The most important aspect of the waterfall model is that unless a particular stage is complete, the next stage cannot be started off with. Here, in this article, we will try to understand a simple waterfall model, broken into six stages. Let us try to understand each of these stages one by one.
Stage 1: Requirement Phase
Whether you design a small program to add two numbers or you are into developing a software system for the automation of an entire airline company, this is the first stage which can never be overridden. Unless you know what you are going to design, you cannot approach the problem. Here, the specifications of the output or the final product is studied and marked.
Stage 2: Specification Phase
With all the requirements and constraints in hand, a final view of how the product should exactly be, is decided. The exact way in which the software should function is mentioned in this stage.
Stage 3: Design Phase
Here the actual work begins. Every type of resource which will be required for the smooth designing of the software, is mentioned here in this phase. What type of database will be required, what type of data should be supported, etc. are some of the important aspects that are decided in this phase. The algorithm of the process in which the software needs to be designed, is made in this phase. This algorithm forms the backbone for the actual coding process, that takes place in the next phase.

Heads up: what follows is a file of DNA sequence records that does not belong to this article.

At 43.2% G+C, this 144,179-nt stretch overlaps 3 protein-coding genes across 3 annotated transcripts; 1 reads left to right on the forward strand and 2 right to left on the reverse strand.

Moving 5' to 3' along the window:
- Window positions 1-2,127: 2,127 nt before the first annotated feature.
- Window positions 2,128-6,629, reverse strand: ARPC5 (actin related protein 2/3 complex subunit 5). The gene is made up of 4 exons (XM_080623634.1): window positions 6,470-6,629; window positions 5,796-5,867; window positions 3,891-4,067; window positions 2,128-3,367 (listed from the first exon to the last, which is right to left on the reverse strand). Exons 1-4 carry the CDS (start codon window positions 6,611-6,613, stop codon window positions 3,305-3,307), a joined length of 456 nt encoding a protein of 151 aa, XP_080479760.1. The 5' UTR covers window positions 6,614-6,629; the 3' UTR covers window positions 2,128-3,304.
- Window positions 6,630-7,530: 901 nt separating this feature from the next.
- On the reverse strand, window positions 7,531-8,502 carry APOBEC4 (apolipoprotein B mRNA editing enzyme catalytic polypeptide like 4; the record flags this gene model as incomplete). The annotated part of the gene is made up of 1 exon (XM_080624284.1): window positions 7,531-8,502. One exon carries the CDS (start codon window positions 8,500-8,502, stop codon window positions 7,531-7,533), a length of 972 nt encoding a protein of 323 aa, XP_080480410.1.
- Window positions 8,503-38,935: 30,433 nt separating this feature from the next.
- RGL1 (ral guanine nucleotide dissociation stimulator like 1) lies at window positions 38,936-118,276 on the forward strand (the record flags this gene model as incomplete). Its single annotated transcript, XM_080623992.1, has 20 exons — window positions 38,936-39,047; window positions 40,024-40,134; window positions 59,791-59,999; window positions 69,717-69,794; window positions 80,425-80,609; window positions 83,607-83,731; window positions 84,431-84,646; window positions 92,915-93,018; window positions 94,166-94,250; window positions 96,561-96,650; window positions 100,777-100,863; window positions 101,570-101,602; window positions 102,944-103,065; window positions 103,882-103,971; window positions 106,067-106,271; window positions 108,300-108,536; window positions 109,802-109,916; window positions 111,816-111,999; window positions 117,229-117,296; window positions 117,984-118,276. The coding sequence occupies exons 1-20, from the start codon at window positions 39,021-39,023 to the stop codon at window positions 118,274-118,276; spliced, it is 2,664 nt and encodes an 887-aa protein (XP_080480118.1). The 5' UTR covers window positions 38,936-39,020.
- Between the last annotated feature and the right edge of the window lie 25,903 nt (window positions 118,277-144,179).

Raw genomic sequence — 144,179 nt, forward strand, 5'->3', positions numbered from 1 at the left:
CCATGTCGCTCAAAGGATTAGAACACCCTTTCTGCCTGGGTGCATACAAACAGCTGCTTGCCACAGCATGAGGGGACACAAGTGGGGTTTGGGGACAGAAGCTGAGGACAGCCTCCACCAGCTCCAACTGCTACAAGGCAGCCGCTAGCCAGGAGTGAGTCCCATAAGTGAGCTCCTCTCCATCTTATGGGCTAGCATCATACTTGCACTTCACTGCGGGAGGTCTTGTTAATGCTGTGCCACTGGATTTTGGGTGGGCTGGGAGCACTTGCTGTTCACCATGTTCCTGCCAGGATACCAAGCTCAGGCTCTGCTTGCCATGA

Stage 4: Implementation and Testing Phase
Now starts the coding. Here, the software is coded as per the algorithm. Hence it becomes very important that the algorithm should be properly designed. The software designed, needs to go through constant software testing and error correction processes to find out if there are any flaw or errors.
Stage 5: Integration and Testing Phase
Here the various codes designed by different programmers are integrated and is tested if the software works as per the specifications provided. The setup of the final software which needs to be installed at the clients system, is also designed and tested, so that the client does not face any problem during the installation of the software. The product is then handed over to the client.